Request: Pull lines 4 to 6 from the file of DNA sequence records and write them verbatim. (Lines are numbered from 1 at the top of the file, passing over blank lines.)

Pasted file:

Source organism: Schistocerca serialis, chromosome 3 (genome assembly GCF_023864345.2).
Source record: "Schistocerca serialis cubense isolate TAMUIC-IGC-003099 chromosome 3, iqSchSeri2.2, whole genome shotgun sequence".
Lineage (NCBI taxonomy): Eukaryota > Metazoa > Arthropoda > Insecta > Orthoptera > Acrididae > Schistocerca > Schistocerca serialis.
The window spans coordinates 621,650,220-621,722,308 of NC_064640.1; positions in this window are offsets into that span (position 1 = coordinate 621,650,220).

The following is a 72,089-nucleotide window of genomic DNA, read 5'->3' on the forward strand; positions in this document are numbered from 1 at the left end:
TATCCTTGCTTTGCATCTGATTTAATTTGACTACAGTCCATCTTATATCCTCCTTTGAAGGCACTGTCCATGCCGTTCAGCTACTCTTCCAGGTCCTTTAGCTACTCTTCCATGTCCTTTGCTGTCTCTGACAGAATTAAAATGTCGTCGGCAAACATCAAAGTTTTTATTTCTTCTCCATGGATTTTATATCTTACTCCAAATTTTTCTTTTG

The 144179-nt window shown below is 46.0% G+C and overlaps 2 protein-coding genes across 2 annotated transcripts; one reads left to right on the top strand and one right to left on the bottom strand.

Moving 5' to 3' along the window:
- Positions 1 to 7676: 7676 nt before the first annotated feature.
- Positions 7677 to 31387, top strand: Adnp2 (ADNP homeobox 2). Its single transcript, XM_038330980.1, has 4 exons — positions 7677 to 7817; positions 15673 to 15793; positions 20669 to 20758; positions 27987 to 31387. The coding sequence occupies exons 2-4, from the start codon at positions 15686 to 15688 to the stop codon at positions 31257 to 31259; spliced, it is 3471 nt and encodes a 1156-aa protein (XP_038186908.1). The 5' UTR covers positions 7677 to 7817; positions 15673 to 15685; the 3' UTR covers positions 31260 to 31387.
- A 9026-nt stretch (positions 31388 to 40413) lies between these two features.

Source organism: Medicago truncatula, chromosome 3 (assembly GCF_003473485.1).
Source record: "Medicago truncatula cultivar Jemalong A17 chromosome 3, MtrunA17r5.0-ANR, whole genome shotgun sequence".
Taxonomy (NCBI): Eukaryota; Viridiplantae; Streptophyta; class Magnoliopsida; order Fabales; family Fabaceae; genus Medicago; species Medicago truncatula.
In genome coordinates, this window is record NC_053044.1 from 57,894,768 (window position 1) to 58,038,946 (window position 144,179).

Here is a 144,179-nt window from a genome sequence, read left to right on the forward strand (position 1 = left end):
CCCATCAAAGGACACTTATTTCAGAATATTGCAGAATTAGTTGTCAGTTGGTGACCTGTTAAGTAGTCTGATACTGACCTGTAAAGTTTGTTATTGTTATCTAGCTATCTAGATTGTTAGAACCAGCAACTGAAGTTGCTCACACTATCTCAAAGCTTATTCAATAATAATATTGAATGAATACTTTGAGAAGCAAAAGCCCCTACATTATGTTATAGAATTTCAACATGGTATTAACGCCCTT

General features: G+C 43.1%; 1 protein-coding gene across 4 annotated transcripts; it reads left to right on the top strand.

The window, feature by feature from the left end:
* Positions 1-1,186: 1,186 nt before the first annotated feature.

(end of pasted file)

The window spans coordinates 621,650,220-621,722,308 of NC_064640.1; positions in this window are offsets into that span (position 1 = coordinate 621,650,220).

The following is a 72,089-nucleotide window of genomic DNA, read 5'->3' on the forward strand; positions in this document are numbered from 1 at the left end:
TATCCTTGCTTTGCATCTGATTTAATTTGACTACAGTCCATCTTATATCCTCCTTTGAAGGCACTGTCCATGCCGTTCAGCTACTCTTCCAGGTCCTTTAGCTACTCTTCCATGTCCTTTGCTGTCTCTGACAGAATTAAAATGTCGTCGGCAAACATCAAAGTTTTTATTTCTTCTCCATGGATTTTATATCTTACTCCAAATTTTTCTTTTG